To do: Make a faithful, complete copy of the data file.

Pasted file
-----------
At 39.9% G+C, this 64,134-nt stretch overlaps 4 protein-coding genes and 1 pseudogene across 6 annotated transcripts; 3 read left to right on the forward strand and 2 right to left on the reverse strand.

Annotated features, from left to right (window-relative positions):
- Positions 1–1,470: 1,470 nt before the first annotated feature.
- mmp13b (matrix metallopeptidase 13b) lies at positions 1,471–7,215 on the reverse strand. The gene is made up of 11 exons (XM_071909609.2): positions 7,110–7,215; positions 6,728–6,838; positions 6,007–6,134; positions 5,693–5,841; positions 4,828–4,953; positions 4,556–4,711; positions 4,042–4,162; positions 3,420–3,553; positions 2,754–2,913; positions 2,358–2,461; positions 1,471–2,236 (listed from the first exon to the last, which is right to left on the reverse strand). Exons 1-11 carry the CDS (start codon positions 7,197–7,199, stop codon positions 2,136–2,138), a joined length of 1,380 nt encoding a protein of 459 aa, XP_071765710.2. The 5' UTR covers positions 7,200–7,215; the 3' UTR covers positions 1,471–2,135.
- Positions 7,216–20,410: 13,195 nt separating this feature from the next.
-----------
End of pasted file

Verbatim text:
At 39.9% G+C, this 64,134-nt stretch overlaps 4 protein-coding genes and 1 pseudogene across 6 annotated transcripts; 3 read left to right on the forward strand and 2 right to left on the reverse strand.

Annotated features, from left to right (window-relative positions):
- Positions 1–1,470: 1,470 nt before the first annotated feature.
- mmp13b (matrix metallopeptidase 13b) lies at positions 1,471–7,215 on the reverse strand. The gene is made up of 11 exons (XM_071909609.2): positions 7,110–7,215; positions 6,728–6,838; positions 6,007–6,134; positions 5,693–5,841; positions 4,828–4,953; positions 4,556–4,711; positions 4,042–4,162; positions 3,420–3,553; positions 2,754–2,913; positions 2,358–2,461; positions 1,471–2,236 (listed from the first exon to the last, which is right to left on the reverse strand). Exons 1-11 carry the CDS (start codon positions 7,197–7,199, stop codon positions 2,136–2,138), a joined length of 1,380 nt encoding a protein of 459 aa, XP_071765710.2. The 5' UTR covers positions 7,200–7,215; the 3' UTR covers positions 1,471–2,135.
- Positions 7,216–20,410: 13,195 nt separating this feature from the next.